Cloth diapers aren't just more affordable than disposable diapers; they cut down on environmental waste too. But cleaning cloth diapers is a dirty job that no one enjoys. With diaper liners, though, you can make the process easier and more sanitary and prevent serious stains on the diapers.
Diaper liners are available in both disposable and reusable options. Parents who prefer to avoid scraping solids out of their baby’s diapers will likely want to avoid reusable liners, though, and opt for biodegradable, disposable styles. If you’re looking for thick, high-quality disposable diaper liners, the GroVia BioLiners are a top option.
Disposable diaper liners are for a single time and then tossed out when you change your baby’s diaper. They’re not very absorbent because they’re extremely thin and lightweight. But disposable liners are an ideal option if you don’t want to spend time scraping solid waste out of the diapers since you can just throw the entire liner into the trash.
Reusable diaper liners are fabric pads that help prevent stains in cloth diapers. However, they don’t save you from having to scrape and rinse solids from the diapers -- you’ll have to remove the solid waste before you wash the liners. Reusable liners are usually pretty absorbent, though, so they can help keep your baby’s skin dry. They’re a more eco-friendly option too.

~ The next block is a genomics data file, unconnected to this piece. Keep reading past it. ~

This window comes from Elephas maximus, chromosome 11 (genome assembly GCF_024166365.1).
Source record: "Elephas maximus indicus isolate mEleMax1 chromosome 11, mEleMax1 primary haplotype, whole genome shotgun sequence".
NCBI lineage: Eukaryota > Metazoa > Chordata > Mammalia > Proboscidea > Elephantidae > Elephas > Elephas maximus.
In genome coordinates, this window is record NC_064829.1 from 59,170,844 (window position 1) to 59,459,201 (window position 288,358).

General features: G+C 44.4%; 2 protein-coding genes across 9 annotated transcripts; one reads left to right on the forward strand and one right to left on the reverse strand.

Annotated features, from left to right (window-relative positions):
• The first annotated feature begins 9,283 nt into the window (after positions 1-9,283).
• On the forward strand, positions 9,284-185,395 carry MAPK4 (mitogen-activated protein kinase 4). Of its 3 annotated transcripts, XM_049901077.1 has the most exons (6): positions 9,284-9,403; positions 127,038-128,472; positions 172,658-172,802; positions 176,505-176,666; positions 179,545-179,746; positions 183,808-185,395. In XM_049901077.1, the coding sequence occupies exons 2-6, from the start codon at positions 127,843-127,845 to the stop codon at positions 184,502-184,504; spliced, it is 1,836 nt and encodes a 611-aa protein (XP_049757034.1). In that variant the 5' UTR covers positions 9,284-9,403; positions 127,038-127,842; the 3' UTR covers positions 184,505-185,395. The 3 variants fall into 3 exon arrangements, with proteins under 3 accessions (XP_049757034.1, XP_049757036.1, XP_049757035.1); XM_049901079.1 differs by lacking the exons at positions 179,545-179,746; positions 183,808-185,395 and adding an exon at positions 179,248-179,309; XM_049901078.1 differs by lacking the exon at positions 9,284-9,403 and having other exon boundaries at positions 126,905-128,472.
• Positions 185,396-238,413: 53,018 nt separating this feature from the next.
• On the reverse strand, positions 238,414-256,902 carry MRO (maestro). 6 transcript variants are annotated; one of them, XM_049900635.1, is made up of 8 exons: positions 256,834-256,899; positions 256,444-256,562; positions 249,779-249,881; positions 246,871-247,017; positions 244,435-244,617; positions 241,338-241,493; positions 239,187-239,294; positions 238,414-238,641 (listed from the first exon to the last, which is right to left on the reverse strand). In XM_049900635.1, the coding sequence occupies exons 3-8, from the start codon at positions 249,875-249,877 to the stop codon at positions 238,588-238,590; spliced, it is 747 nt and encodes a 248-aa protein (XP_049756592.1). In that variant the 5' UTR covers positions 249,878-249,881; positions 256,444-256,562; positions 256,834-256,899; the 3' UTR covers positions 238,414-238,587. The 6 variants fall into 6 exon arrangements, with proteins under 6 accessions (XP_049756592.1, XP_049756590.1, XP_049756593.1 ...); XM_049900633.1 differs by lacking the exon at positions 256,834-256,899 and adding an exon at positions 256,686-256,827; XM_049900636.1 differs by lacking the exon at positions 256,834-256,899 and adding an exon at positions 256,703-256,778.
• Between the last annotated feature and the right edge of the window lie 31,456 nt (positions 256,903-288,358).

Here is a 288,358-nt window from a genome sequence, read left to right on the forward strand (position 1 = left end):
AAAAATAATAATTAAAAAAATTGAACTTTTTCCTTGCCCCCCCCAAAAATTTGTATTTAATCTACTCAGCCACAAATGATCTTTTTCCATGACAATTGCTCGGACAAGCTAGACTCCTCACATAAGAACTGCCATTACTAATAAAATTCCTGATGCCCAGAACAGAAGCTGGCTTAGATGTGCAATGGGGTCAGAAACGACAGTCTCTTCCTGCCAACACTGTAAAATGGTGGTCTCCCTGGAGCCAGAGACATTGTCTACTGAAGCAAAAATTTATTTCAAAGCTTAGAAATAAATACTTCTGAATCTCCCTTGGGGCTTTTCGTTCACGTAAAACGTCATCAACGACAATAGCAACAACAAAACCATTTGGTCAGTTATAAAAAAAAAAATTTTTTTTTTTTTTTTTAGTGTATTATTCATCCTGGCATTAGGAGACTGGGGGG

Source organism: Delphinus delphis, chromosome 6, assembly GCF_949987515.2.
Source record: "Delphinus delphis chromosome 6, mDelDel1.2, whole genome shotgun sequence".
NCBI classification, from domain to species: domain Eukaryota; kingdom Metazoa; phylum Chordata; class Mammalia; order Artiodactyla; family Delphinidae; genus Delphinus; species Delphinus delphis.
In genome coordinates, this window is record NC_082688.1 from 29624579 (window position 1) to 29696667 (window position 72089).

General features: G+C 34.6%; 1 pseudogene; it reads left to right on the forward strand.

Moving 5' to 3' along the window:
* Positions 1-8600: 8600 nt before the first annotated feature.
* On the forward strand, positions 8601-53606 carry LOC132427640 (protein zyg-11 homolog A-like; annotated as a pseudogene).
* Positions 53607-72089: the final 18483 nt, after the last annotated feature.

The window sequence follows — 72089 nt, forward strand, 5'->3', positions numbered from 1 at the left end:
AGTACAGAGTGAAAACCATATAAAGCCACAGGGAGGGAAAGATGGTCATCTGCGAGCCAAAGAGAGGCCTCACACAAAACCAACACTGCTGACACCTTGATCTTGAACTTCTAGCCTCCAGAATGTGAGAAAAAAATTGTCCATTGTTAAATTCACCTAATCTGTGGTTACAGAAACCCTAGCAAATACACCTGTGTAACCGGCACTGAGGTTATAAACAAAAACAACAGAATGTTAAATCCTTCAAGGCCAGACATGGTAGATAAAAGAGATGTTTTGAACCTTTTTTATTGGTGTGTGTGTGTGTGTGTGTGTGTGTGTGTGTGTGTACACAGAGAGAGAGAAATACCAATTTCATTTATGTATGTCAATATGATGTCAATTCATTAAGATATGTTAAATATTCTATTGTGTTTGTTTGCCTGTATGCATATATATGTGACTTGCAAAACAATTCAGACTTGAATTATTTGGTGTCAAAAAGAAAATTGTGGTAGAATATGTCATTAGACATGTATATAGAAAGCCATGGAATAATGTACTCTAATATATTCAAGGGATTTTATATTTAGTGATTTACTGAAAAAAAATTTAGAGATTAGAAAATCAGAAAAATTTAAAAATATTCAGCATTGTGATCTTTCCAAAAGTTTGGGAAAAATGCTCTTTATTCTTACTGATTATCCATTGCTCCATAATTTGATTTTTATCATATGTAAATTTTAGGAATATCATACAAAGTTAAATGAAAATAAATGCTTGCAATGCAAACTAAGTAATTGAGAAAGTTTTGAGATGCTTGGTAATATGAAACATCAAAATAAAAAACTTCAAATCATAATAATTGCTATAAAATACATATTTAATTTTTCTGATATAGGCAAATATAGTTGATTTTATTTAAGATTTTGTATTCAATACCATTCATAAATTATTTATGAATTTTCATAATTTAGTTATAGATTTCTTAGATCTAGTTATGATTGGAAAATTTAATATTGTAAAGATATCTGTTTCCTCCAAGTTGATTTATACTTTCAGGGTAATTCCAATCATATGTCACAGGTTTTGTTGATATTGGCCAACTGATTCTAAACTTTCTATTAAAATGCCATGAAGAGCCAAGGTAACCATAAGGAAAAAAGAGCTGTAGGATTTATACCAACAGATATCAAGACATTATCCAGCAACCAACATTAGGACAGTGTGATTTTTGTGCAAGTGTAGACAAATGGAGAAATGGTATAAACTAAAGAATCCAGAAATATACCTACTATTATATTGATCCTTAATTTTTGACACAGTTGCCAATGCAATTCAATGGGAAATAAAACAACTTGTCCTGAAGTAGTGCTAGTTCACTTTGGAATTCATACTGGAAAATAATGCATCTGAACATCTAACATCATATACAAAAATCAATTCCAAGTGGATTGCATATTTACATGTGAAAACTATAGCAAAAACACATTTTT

Disposable diaper liners are more convenient for many parents when your baby is young and their bowel movements are softer and looser. As they get older, though, the waste usually becomes more solid, so you can easily shake the liner out into the toilet and flush the waste without any scraping. That’s why reusable liners may be a better option when your child hits the year-old mark.
If you’ve decided to use cloth diapers because you want to reduce your environmental impact, you may feel a little guilty about using disposable diaper liners. While they’re not as eco-friendly as reusable options, the truth is disposable liners aren’t as bad as you might fear. By using cloth diapers and disposable liners, you’ll still be producing less waste than if you use disposable diapers.
That’s because disposable diaper liners are generally only as thick as a piece of paper. Many use eco-friendly materials like bamboo or other sustainable fibers. Bamboo is one of the most sustainable materials because it grows so quickly and is easy to replenish.
Most diaper liners are compatible with nearly all cloth diapers. However, you may come across some exceptions. Always verify the size and shape of diaper liners you’re thinking of buying to verify that they match up with the dimensions and shape of your diapers.
Some disposable diaper liners are flushable, which may seem like a convenient feature because you only have to toss the liner into the toilet when it’s soiled. However, flushable liners don’t break down as toilet paper does, so there’s a chance they may clog your pipes or create issues in the sewer. It’s best to just toss disposable diaper liners in the trash rather than flushing them down the toilet.